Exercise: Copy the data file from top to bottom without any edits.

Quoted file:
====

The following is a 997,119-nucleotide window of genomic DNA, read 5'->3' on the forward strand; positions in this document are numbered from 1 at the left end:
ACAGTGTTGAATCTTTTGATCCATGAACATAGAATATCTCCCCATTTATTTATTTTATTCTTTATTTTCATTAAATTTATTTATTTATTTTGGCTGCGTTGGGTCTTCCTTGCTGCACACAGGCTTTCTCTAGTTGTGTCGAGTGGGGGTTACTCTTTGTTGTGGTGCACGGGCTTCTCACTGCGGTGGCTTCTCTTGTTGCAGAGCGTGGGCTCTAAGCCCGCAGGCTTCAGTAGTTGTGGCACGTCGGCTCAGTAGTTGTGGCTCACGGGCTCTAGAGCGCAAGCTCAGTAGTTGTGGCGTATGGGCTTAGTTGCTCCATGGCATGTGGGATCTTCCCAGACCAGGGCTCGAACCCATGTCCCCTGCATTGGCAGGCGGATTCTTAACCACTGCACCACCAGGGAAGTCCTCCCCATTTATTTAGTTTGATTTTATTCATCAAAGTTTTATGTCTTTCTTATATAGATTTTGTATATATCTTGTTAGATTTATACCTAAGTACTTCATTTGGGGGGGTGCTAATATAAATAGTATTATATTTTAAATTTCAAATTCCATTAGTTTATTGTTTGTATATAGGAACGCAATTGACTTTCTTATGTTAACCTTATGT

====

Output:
The following is a 997,119-nucleotide window of genomic DNA, read 5'->3' on the forward strand; positions in this document are numbered from 1 at the left end:
ACAGTGTTGAATCTTTTGATCCATGAACATAGAATATCTCCCCATTTATTTATTTTATTCTTTATTTTCATTAAATTTATTTATTTATTTTGGCTGCGTTGGGTCTTCCTTGCTGCACACAGGCTTTCTCTAGTTGTGTCGAGTGGGGGTTACTCTTTGTTGTGGTGCACGGGCTTCTCACTGCGGTGGCTTCTCTTGTTGCAGAGCGTGGGCTCTAAGCCCGCAGGCTTCAGTAGTTGTGGCACGTCGGCTCAGTAGTTGTGGCTCACGGGCTCTAGAGCGCAAGCTCAGTAGTTGTGGCGTATGGGCTTAGTTGCTCCATGGCATGTGGGATCTTCCCAGACCAGGGCTCGAACCCATGTCCCCTGCATTGGCAGGCGGATTCTTAACCACTGCACCACCAGGGAAGTCCTCCCCATTTATTTAGTTTGATTTTATTCATCAAAGTTTTATGTCTTTCTTATATAGATTTTGTATATATCTTGTTAGATTTATACCTAAGTACTTCATTTGGGGGGGTGCTAATATAAATAGTATTATATTTTAAATTTCAAATTCCATTAGTTTATTGTTTGTATATAGGAACGCAATTGACTTTCTTATGTTAACCTTATGT